JavaScript Lesson: Template literals vs single/double quotes string

With This knowledge bit, we are going to learn a very interesting topic regarding string in JavaScript. So here we are going to discuss template literals and how template string is different from single and double quote string. We will also learn how we can use back-ticks string.

Template literals vs single/double quotes string

So in the previous knowledge bit, we have studied strings properties, and how we can use strings in our JavaScript code. So in JavaScript, there is basically three way to write a string, you can write string by using single quotes (‘ ’), double quotes(“ ”) and Backticks (` `). Both sides of quotes starting and ending should be same.

Single quote and double quote string are almost same and they behave in an exactly same way, but the backticks aka template string is a little bit different from single and double quotes.

ES6 introduced a new type of string that is Template string which supports multi-line string and string interpolation, to write template string we use grave accent character (` `).  Since template string defined with backticks, you can use both single and double quotation inside backtick. So here we talk about template literals and how it is different from normal strings.

Expression interpolation

So when we have to call some variable or when we have to embed any character inside our string we use concatenation + sign like the following syntax:

var name = 'Geeks';

'Hello ' +name+ '! Welcome to GeeksRead.


So it’s a bit tricky, you have to break your string in between to write an expression. Many languages allow to use an expression within a string, but now with template literal, you are able to use placeholder inside your string. So backtick allows us to use expression inside (“) character, the expression should be wrapped in ${our_expression}. Here is a syntax which we have demonstrated below:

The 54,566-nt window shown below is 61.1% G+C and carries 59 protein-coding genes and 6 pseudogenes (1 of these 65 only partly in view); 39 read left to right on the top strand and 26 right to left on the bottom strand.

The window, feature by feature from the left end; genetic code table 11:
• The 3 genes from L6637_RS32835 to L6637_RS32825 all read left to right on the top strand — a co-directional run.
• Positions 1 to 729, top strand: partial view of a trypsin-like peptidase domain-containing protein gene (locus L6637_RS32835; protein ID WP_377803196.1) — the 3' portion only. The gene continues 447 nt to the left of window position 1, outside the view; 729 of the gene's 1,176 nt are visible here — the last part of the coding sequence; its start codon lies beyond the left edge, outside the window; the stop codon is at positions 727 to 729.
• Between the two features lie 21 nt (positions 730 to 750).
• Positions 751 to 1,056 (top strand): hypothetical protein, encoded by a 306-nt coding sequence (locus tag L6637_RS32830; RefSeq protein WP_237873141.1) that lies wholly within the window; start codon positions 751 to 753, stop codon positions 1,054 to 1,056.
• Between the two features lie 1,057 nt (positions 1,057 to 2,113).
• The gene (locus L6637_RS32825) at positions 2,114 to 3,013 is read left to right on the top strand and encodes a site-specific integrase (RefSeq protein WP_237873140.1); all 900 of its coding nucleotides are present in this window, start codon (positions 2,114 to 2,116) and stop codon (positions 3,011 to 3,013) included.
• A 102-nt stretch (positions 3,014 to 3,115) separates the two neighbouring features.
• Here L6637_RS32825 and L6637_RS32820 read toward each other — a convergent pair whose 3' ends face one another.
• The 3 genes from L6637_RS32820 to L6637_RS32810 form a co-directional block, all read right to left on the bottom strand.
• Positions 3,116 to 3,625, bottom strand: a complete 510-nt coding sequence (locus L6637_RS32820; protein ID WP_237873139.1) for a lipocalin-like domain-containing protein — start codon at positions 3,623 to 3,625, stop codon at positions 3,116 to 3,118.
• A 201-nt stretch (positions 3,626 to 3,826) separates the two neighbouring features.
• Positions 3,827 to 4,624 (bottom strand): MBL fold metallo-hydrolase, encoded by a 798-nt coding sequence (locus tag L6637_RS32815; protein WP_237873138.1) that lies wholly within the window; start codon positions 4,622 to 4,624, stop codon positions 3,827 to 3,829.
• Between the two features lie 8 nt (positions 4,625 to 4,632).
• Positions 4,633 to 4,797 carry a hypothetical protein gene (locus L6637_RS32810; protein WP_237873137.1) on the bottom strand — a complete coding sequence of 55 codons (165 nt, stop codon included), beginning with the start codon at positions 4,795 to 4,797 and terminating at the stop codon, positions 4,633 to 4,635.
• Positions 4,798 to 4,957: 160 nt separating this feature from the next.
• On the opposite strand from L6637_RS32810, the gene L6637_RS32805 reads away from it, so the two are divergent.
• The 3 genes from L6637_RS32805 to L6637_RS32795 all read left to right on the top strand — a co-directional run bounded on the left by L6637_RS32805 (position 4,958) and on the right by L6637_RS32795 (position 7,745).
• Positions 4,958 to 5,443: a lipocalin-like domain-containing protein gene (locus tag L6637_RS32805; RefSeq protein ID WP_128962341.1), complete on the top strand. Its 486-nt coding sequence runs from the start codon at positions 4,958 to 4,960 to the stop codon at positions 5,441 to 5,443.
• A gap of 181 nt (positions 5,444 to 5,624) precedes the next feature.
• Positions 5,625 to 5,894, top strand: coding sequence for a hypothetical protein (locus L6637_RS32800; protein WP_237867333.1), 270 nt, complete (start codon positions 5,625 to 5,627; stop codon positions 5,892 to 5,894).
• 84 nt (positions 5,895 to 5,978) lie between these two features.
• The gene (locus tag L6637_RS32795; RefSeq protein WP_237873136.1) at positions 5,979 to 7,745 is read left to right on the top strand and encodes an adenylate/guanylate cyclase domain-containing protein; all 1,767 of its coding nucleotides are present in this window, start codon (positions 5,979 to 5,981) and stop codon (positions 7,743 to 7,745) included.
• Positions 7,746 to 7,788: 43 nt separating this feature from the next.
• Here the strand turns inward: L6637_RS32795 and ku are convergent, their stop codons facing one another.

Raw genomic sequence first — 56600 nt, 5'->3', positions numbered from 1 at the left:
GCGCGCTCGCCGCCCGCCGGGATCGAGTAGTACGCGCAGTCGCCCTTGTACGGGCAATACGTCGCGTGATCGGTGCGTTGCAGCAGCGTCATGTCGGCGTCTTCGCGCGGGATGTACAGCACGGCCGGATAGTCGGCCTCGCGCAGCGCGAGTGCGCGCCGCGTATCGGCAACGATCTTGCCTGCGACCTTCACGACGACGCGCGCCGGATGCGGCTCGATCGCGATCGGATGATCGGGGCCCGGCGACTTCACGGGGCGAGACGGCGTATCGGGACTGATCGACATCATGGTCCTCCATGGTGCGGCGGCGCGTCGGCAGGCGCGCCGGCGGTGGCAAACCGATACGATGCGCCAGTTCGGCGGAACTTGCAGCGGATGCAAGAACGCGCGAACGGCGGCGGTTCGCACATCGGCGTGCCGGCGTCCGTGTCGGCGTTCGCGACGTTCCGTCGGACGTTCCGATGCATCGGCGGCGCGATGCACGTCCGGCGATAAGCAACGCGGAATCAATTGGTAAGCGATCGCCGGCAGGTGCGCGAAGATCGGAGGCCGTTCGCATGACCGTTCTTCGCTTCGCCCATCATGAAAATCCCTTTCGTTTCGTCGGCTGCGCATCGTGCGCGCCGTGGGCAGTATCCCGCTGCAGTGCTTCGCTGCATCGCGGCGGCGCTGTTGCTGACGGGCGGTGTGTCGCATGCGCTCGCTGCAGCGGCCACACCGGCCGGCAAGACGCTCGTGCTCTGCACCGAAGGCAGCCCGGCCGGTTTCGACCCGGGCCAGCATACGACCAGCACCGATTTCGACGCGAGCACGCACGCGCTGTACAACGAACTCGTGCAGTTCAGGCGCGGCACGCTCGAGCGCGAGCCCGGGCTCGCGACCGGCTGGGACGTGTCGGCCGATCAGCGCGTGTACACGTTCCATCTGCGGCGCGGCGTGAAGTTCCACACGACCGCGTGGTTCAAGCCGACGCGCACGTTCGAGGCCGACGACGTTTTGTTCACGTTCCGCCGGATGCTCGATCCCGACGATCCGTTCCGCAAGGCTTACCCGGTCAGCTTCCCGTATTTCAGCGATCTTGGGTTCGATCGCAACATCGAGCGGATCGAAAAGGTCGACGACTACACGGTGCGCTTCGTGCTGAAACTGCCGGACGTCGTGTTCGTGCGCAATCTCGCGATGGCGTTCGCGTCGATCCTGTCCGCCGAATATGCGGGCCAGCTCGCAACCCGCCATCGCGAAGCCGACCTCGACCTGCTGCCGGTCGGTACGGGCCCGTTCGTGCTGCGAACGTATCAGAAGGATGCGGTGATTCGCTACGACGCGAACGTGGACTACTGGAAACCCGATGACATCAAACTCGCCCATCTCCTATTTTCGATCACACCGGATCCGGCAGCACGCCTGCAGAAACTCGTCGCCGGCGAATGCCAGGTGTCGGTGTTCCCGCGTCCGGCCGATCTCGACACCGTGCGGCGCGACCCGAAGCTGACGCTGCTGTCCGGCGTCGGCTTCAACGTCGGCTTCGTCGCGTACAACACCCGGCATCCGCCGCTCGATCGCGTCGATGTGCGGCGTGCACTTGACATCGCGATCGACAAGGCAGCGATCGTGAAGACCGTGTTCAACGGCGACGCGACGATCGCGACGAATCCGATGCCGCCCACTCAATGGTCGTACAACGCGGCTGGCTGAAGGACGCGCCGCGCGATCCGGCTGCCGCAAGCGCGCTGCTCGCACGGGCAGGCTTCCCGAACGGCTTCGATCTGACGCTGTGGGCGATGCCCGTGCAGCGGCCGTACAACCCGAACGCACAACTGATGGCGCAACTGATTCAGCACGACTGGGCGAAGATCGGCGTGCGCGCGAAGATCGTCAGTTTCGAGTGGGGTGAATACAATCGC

var name = 'Geeks';

`Hello ${name}! Welcome to GeeksRead.`;


Javascript Lesson - Template literals vs single/double quotes string

Template literals still allow you to concatenate your string, here is a code below:

var name = 'Geeks';

`Hello `+name+`! Welcome to GeeksRead.`;


The ${expression } works perfectly almost for every expression.

Multiline Strings

It’s really annoying to write the string in multiple using Single or double quote string, we would have to use the following syntax to get multiple line string.

console.log('Its a Line: 1\n' +

'Its a Line: 2\n'+

'Its a Line: 3');

So with a regular string, we need to use \n newline escape character, and it’s really tiring to use \n character every time when we want to move our string in next line. But ES6 update you just only need to use backticks (` `) and you can use newline without further using any character or concatenation, here is an example:

console.log(`Its a Line: 1
It's a Line: 2
It's a Line: 3`);       

So it really easy to use a multiline string in JavaScript with backticks, so you can stretch your string in multiple lines and can use interpolated expressions simultaneously.

Escaping Character

There is not much difference in escaping character in single, double quotes and backtick string. We can’t use a single quote inside of single quote and double quote inside a double quote, similarly, with backticks, we can’t use backticks within backticks. So to do that we use escape character.
The single quote (‘) and double quote (“), we commonly used this quotes in the English language, but we barely use backticks in English, so we can use single and double quote inside backticks. So let see how we can use escape character.

Here is how we can use double quote inside of double quote character.

Here is demonstration below where you can see that how we can use back-tick inside of a back-tick string

So with this knowledge bit, we went over strings and how regular strings are different from template literal strings. We have discussed how we can write strings in multiple lines, and how we can escape character. We have also discussed interpolation expression.

You can have a look at our whole JavaScript series as well.

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